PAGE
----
On March 13, 2023, the New Jersey Legislature approved S297/A493 (the “Act”). The Act takes effect immediately and requires that every public agency and government contractor report cybersecurity incidents to the New Jersey Office of Homeland Security and Preparedness (“NJOHSP”) within 72 hours of when the public agency or government contractor “reasonably believes that a cybersecurity incident has occurred.”
Who is required to report cybersecurity incidents under the Act?
- Public Agencies, defined as: any public agency of the State or any political subdivision thereof including municipalities, counties, Kindergarten-12th grade public schools, public colleges and universities and State law enforcement agencies.
- Government Contractors, defined as: an individual or entity that performs work for or on behalf of a public sector institution on a contract basis with access to or hosting of the public agency’s network, systems, applications, or information.
What is a cybersecurity incident?
The Act defines a “cybersecurity incident” as a malicious or suspicious event occurring on or conducted through a computer network that jeopardizes the integrity, confidentiality, or availability of an information system or the information the system processes, stores, or transmits.
When must cybersecurity incidents be reported?
Within 72 hours of “reasonable belief” that a cybersecurity incident has occurred
Where must reports be made?
The Act requires NJOHSP to 1) establish reporting capabilities and; 2) post instructions for submitting the incidents on its website within 90 days of the effective date.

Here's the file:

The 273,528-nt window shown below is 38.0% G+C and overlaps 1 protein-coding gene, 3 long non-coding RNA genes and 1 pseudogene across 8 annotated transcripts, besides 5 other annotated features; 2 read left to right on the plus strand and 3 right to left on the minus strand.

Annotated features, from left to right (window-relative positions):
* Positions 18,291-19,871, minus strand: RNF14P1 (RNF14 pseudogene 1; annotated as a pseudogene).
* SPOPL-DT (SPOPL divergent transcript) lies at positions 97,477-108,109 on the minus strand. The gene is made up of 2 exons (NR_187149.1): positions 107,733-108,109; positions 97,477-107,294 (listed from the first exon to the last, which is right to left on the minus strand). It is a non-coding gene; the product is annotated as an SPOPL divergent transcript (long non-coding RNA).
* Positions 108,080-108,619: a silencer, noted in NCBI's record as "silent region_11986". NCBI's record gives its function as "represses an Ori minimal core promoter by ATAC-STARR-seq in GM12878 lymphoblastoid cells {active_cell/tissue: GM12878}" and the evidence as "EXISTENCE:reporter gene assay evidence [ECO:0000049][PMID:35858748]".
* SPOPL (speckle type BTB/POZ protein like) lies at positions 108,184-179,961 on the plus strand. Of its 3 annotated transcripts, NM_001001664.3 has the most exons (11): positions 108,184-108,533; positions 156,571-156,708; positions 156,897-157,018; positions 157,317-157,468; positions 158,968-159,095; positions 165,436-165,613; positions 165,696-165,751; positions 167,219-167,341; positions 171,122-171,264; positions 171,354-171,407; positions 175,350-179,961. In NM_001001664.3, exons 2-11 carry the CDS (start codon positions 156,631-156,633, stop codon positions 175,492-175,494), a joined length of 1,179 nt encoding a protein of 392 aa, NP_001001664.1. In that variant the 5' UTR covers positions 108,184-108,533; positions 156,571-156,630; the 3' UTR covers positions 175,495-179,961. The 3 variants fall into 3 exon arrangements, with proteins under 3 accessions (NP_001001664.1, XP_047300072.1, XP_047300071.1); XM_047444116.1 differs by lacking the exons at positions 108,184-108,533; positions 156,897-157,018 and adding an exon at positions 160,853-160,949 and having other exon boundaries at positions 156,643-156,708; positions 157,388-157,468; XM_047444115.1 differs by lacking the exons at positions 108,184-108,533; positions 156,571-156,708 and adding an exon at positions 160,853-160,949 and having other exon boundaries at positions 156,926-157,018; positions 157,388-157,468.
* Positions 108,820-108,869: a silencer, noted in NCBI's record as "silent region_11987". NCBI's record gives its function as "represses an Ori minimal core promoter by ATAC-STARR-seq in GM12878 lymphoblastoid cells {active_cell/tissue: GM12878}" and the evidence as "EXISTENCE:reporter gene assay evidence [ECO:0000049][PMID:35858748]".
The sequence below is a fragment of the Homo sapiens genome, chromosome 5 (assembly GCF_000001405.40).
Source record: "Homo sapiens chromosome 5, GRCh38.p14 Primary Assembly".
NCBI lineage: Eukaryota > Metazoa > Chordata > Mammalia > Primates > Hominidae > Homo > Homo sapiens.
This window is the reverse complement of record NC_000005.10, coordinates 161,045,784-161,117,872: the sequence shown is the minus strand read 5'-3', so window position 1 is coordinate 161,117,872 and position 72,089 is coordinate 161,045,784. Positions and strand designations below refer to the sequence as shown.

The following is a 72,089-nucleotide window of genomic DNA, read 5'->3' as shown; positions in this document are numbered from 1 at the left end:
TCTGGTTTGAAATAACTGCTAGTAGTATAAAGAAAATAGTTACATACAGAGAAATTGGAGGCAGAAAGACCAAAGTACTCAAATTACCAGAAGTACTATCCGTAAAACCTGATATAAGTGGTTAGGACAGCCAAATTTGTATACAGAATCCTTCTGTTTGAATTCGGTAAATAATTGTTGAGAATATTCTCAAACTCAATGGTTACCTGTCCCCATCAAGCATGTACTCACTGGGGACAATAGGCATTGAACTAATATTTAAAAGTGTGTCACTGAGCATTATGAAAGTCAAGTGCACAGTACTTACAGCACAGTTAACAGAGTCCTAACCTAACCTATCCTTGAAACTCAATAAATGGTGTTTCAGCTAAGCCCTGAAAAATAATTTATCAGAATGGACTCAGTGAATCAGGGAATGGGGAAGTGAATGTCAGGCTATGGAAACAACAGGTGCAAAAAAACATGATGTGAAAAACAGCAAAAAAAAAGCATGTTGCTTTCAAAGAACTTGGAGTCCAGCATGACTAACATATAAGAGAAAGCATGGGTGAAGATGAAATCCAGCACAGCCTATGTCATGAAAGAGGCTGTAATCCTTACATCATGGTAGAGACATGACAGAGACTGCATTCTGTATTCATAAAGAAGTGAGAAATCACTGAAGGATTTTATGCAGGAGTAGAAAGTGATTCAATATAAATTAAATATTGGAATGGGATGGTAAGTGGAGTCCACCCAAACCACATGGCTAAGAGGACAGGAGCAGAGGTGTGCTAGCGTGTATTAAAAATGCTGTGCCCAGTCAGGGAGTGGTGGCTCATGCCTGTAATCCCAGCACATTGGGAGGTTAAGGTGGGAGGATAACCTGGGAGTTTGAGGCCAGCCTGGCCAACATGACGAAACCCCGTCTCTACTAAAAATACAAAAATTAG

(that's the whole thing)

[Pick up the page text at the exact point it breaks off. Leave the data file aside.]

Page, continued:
While the legislation takes effect immediately, it does not provide any guidance for how reports should be submitted to NJOHSP in the 90 days between the effective date and when NJOSHP must have a system in place on its website. However, NJOSHP’s website already references the Act above its reporting function: https://www.cyber.nj.gov/report/
What must be included in the report?
NJOHSP has not yet promulgated reporting instructions.
Will reports under the Act be subject to OPRA?
No. Any reports submitted to the NJ Office of Homeland Security and Preparedness will be confidential, non-public, not subject to OPRA, not discoverable in civil or criminal actions, or subject to subpoena unless the subpoena is issued by the NJ State Legislature and is “deemed necessary for the purposes of legislative oversight.”
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